Friday, 15 July 2016

How vulnerable we are

It was truly dreadful to wake up this morning to the news about the murderous attack on people celebrating Bastille Day in Nice last night. I spent much of the day following the news, realising how vulnerable hundreds of thousands of public gatherings are across the continent. Those who are murderously insane or just purely wicked in the name of their ideology, care nothing for their own lives, only for the lives they want to destroy. They can be impossible to spot or to stop, no matter how good criminal intelligence gathering networks may be. It's down to the training and discipline of the forces law and order to expect the unexpected, and respond in the moment. 

It's dreadful to contemplate that failure or success in such attacks is down to bad or good luck. Video footage showed that before the killer went on his destructive rampage a few traffic police risked their lives trying to stop the lorry, but to no avail. It's hard to imagine what those brave defenders must be feeling now, having done their utmost.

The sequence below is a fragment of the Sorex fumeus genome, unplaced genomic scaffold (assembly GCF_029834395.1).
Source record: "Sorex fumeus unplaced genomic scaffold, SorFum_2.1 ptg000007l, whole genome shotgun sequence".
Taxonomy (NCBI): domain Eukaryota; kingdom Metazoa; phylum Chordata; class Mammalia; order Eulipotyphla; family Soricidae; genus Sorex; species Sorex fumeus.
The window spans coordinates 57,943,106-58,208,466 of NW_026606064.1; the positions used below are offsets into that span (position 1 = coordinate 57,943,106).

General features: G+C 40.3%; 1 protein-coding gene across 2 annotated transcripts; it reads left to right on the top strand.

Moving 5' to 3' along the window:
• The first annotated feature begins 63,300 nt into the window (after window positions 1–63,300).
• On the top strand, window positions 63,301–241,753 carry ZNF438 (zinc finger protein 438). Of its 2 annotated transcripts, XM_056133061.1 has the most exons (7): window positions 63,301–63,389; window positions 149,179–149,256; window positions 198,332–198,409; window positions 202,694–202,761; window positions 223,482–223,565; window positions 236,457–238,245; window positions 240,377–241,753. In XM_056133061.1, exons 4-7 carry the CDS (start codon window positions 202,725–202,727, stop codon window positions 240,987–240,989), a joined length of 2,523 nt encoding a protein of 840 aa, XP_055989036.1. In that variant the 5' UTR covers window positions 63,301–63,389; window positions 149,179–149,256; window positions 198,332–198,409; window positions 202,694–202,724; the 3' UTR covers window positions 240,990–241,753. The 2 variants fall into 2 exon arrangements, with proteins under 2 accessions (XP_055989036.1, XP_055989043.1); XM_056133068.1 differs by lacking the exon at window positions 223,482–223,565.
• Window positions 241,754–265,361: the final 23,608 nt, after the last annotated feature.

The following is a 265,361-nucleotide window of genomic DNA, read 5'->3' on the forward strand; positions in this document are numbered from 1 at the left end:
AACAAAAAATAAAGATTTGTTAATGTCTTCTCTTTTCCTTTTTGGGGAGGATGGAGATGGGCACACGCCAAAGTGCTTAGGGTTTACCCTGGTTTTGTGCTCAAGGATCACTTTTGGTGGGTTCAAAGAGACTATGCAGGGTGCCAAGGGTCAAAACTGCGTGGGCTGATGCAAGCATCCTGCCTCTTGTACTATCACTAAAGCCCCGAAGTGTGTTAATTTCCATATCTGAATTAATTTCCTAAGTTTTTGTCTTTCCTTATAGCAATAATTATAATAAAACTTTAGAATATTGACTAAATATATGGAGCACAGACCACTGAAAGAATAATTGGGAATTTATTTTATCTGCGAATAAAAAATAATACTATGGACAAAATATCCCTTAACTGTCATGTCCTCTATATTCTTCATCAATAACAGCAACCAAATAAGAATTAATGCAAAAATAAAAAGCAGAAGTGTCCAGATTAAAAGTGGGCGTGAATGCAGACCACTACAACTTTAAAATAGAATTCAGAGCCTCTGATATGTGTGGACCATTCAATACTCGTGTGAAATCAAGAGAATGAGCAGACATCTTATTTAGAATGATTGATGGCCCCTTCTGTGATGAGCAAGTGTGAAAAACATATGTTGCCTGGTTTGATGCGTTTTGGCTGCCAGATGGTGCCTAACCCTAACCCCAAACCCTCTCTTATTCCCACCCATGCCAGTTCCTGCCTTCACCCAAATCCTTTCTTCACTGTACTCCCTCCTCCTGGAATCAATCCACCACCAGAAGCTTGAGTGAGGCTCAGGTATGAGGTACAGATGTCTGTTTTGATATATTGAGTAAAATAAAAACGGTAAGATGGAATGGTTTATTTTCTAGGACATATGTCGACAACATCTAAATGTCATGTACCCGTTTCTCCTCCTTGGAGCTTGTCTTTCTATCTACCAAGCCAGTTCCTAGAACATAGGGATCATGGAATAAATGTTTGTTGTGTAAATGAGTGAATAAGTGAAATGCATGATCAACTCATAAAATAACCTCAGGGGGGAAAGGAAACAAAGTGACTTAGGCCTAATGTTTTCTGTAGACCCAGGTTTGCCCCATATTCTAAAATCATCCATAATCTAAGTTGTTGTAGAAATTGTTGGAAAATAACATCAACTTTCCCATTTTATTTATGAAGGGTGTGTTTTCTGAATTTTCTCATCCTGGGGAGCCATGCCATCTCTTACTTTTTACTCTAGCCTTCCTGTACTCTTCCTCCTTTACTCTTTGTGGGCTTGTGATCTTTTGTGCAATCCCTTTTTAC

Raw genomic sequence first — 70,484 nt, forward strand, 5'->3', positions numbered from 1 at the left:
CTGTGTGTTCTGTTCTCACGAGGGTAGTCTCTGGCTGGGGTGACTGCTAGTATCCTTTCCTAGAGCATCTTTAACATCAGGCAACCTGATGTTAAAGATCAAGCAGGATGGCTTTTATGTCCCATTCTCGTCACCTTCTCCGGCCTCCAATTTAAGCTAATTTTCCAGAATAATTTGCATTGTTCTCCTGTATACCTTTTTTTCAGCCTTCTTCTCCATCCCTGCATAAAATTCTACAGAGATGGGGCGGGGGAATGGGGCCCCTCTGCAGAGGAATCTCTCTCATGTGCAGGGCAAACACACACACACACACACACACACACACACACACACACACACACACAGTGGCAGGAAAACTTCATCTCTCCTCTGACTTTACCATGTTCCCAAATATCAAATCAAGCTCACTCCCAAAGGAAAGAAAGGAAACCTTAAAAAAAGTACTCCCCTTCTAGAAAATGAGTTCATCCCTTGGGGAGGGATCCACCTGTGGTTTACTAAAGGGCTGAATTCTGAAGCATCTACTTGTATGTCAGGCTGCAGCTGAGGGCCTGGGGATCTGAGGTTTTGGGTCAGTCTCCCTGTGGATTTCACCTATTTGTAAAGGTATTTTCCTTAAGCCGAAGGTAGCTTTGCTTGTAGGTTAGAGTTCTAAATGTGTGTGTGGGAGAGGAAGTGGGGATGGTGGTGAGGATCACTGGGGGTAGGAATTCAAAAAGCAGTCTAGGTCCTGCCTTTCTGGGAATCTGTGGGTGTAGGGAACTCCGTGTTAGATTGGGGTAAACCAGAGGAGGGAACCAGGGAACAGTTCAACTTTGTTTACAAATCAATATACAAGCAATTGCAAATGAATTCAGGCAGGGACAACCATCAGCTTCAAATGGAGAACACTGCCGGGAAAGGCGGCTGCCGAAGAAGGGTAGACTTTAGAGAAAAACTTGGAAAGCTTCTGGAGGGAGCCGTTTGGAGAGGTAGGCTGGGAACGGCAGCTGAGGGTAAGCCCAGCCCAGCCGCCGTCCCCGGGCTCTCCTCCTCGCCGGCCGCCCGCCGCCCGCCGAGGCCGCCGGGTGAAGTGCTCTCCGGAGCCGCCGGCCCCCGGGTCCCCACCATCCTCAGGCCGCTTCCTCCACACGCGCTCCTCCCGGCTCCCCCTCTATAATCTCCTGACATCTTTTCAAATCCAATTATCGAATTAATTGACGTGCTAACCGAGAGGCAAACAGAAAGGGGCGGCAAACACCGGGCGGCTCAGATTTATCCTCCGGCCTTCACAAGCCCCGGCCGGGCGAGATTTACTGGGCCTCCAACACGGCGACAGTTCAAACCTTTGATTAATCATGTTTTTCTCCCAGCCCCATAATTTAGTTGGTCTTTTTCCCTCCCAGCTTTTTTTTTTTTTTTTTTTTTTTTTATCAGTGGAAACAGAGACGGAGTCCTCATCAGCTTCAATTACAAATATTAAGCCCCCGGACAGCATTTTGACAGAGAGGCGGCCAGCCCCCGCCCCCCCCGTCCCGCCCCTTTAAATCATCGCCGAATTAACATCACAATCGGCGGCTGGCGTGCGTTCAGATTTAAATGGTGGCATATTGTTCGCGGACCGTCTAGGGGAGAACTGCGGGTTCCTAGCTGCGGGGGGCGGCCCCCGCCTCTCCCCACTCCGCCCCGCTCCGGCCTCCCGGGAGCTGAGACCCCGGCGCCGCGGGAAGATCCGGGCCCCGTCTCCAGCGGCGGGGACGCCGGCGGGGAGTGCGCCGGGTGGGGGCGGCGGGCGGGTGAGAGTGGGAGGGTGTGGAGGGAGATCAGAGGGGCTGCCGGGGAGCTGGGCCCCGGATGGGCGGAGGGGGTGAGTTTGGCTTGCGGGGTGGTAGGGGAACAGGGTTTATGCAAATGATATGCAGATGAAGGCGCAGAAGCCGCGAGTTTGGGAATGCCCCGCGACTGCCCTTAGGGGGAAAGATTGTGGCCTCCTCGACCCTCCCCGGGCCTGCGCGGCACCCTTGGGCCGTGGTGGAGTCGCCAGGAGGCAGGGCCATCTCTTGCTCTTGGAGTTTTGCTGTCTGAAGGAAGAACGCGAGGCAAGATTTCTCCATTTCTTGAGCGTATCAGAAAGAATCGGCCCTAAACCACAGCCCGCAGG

In the end, I made myself stop watching the news and go for a walk. I went into town, initially with the intention of photographing the two bridges that cross the riu Servol, but once I'd done that, I kept walking to the south side town boundary, as far as the Romanian Orthodox church beside the N430a, which I visited back in September 2012. Then I walked to the sea, and returned along the coast road. I covered all of 10km, my longest walk so far. It's good to feel fit enough for this, heat notwithstanding.

After crossing the riu Servol bridge on the way back, I noticed for the first time a fenced plot of land by the side of the road among the houses. It was empty, except for a small concrete clad building in one corner with a metal door. 
There's no notice on the fence, either to say what this is, nor even to tell you to keep out. Someone mentioned recently Vinaros still had an historical remnant of Civil War time military installations, but didn't say where, and I've been looking along the coast to no avail so far. If this building is of military provenance, its windows aren't the right shape for a defensive building housing guns. Although close to the coast road, it's two hundred metres from the sea. So I'm wondering if it was a communications post, well behind front line defences. All I need now is a local historian to check this out with.

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